The House Freedom Caucus is close to formally upping the stakes in 2018 budget negotiations, a move that could complicate President Trump’s and Republican leaders’ attempts to pass tax reform and increase the defense budget.
Freedom Caucus Chairman Mark Meadows said Wednesday that the group may soon take an official position that it will not approve increases to the defense budget unless Congress also votes to lay off 100,000 or more Pentagon staffers and audit the Department of Defense.
Furthermore, he said the group is discussing demanding work requirements be imposed on able-bodied, single food-stamp recipients in order to finance potential defense increases. That would then also have to be paired with a vote to undo the budget sequester, which mandates across-the-board cuts to both domestic and defense accounts.
“There’s a real willingness to look at an increase in defense spending as long as we’re prudent,” Meadows said. “We believe that the Pentagon needs to have a 100,000-government-personnel reduction. The second part of that is we need to get a real audit.”
Passing a budget this year is paramount because House Speaker Paul Ryan wants to use the budget-reconciliation process to pass tax reform, a move that would allow Senate leaders to avoid a filibuster and advance their plan without Democratic votes. That requires adding language into a budget resolution teeing up the process.
Lingering disagreements between Republican defense hawks and fiscal conservatives, however, have long endangered the House’s ability to pass a budget, so there has been a resignation of late that Republicans could pass a relatively meaningless budget document simply to include in it mandatory instructions setting up the reconciliation process.
But the Freedom Caucus is putting ice on that plan, too. Meadows said the group sees the budget as a leverage point this year. Although he acknowledged that caucus members approved a similar maneuver earlier this year to advance their Obamacare rewrite, he said the budget numbers were already locked in by that point. Now, they have a chance to try to cut spending, and they’re taking advantage.
“Tax reform and reconciliation instructions—if they include what we add, we’re all in. If it doesn’t, then we’re not. We’re not just going to pass a [pro forma] budget,” Meadows said. “This time it actually has a difference in terms of our top-level spending.”
Still, some members have their doubts that the Freedom Caucus opposition will hold, particularly if Trump engages in the process and demands a budget in order to be able to pass tax reform.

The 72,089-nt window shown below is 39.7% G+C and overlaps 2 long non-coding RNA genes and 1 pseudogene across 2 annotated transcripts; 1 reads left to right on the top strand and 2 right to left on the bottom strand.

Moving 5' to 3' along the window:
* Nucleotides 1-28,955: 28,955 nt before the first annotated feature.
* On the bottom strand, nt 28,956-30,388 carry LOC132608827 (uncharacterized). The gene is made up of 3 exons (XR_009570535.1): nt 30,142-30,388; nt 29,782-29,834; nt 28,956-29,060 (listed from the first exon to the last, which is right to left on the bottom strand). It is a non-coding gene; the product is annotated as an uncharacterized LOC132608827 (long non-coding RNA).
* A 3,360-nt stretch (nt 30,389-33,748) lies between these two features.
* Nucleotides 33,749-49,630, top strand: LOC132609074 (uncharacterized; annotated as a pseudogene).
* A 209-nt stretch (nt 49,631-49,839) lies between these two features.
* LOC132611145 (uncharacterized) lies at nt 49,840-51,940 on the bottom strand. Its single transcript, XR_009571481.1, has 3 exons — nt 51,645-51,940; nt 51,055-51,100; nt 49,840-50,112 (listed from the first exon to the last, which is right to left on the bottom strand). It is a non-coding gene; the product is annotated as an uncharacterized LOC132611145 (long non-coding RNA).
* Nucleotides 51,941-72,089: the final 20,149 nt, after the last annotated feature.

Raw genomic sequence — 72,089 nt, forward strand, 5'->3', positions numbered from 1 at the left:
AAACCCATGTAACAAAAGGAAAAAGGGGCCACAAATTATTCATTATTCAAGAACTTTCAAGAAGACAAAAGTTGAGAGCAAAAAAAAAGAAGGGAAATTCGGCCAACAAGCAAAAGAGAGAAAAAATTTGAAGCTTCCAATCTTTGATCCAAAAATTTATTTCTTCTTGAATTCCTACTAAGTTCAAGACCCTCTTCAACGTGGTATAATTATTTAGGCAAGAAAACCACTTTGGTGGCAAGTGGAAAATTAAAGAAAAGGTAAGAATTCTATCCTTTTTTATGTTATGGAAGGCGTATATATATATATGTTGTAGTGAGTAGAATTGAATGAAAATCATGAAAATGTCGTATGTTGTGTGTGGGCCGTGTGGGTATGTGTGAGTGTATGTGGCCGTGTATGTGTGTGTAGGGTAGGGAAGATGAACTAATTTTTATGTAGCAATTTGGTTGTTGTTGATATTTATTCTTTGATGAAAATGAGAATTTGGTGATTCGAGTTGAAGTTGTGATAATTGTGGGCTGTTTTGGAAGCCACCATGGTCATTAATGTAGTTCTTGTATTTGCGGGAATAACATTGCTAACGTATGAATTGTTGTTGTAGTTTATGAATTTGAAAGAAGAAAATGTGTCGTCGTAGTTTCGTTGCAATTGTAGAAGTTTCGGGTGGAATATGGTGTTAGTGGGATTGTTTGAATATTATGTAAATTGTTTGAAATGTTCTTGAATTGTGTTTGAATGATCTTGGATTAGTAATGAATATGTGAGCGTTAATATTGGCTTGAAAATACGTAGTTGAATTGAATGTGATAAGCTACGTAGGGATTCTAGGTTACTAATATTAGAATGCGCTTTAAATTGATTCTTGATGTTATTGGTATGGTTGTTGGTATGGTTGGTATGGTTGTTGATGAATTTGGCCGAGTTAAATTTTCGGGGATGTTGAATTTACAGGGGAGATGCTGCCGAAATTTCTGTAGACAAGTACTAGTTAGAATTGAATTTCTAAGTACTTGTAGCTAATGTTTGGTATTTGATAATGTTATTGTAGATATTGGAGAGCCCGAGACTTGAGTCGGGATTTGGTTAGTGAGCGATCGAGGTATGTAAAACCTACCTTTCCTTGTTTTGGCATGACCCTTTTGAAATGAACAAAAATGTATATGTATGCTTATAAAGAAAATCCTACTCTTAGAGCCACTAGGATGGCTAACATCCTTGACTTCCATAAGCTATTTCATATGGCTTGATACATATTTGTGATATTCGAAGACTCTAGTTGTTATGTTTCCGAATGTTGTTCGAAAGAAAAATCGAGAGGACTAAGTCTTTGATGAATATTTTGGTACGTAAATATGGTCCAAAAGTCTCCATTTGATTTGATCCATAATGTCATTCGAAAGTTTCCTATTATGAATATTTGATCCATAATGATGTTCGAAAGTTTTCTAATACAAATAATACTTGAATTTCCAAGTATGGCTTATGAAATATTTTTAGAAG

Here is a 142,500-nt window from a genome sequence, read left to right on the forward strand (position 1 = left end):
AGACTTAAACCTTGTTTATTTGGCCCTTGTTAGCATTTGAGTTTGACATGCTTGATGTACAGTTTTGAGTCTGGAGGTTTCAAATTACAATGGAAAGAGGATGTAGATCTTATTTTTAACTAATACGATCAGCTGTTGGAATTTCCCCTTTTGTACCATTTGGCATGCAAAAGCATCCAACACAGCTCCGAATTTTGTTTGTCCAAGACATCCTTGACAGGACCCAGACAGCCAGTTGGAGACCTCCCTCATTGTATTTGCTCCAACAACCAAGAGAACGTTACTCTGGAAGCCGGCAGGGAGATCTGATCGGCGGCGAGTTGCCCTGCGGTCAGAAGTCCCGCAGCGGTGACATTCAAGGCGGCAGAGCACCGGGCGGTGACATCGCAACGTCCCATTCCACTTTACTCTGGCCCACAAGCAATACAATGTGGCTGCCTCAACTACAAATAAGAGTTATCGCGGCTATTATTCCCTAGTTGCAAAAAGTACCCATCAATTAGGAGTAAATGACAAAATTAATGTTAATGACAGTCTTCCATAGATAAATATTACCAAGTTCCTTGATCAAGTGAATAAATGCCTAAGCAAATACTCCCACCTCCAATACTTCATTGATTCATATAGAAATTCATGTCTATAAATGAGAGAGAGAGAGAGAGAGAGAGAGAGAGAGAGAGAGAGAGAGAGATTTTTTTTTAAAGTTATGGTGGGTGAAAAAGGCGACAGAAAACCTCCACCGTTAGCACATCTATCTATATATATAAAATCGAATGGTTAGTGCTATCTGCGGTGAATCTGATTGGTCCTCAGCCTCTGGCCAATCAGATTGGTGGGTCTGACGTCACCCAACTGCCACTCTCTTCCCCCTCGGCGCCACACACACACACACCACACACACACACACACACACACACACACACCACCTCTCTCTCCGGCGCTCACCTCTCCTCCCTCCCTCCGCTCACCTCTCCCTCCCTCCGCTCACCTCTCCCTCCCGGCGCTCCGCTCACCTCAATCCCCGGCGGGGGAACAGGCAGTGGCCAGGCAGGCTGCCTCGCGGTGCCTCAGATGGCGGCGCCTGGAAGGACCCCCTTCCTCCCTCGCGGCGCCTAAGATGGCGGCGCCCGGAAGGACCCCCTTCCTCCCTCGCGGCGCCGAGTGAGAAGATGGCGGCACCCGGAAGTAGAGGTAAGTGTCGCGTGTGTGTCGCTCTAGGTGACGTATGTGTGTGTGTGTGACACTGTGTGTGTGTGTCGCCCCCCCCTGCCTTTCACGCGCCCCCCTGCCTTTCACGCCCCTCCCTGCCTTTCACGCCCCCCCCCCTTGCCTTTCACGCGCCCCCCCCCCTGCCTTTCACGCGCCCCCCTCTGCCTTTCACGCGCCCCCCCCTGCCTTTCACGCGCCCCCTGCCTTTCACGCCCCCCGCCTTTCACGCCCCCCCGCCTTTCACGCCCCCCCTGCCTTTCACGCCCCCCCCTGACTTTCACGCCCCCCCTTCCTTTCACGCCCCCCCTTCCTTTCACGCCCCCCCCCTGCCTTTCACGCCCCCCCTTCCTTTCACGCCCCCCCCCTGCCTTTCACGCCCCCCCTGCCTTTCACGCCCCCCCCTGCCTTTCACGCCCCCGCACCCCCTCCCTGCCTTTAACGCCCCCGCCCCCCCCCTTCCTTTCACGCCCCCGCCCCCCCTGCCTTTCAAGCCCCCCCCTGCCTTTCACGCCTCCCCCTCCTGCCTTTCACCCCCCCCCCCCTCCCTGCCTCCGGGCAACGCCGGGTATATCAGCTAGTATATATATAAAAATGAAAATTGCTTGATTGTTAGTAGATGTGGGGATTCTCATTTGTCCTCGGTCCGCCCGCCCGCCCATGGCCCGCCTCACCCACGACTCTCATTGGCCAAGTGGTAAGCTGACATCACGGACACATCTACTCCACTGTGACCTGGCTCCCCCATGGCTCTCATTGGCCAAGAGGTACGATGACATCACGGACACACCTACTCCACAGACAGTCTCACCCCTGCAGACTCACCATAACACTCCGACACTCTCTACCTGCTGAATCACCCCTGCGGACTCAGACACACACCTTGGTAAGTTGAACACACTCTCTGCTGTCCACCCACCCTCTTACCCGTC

“I think they probably would [support a budget] for a tax cut,” said Budget Committee member Tom. Cole. “They’re Republicans; they like to cut taxes.”
Still, Trump’s level of engagement on the issue is not a given, particularly as his administration remains embroiled in scandal surrounding his associates’ ties to Russia and accusations that Trump inappropriately tried to influence investigators away from pursuing those ties. Furthermore, the administration and House GOP leaders remain far apart on how to structure tax reform.
On Friday, members of the Freedom Caucus will discuss their ideas for tax reform at the Heritage Foundation. The group was also supposed to meet with Budget Committee Chairwoman Diane Black on Wednesday, but the meeting was pushed until next week.
“The Budget Committee’s goal is to release a budget that balances in 10 years and strengthens our military. We are committed to that goal, and we’re aiming to introduce our budget in the coming weeks,” said Chris Hartline, a spokesman for the committee.
The Freedom Caucus’s asks are significant because a budget cannot pass without their votes, due to the fact that no Democrats will support a GOP budget that is sure to include deep cuts to domestic social programs. Republican defense hawks, meanwhile, are unlikely to support a budget unless they get steep increases to defense spending, and as was proven last year, a budget cannot pass without their votes, either.
Rep. Mike Turner, one of those defense hawks, said he could support a Pentagon audit, but that across-the-board layoffs would be out of the question. That puts the conference at a stalemate, at least for the time being.
Yet even if the conference could come to an agreement on those issues, the question of how to pay for the defense increases while also balancing the budget within 10 years looms large over the debate and is compounded by the likely eventuality that GOP leaders will need Democratic support to pass appropriations bills, an omnibus spending bill, or a continuing resolution.
Democrats have said they will not agree to large defense increases at the expense of social-program funding, and going deeper into domestic coffers to cut money for transportation, health research, or the arts would drive even many Republicans away from supporting spending bills.
Trump remains a wild card, as well, Cole said.
“Both those [groups] have been willing to do mandatory savings in the past. The problem is the president of the United States is probably not willing to do the kind of savings they’re willing to do,” he said. “So people either have to sit down and work through this to get to realistic numbers or we’re going to be in a continuing resolution, and there’s no defense buildup in a CR.”
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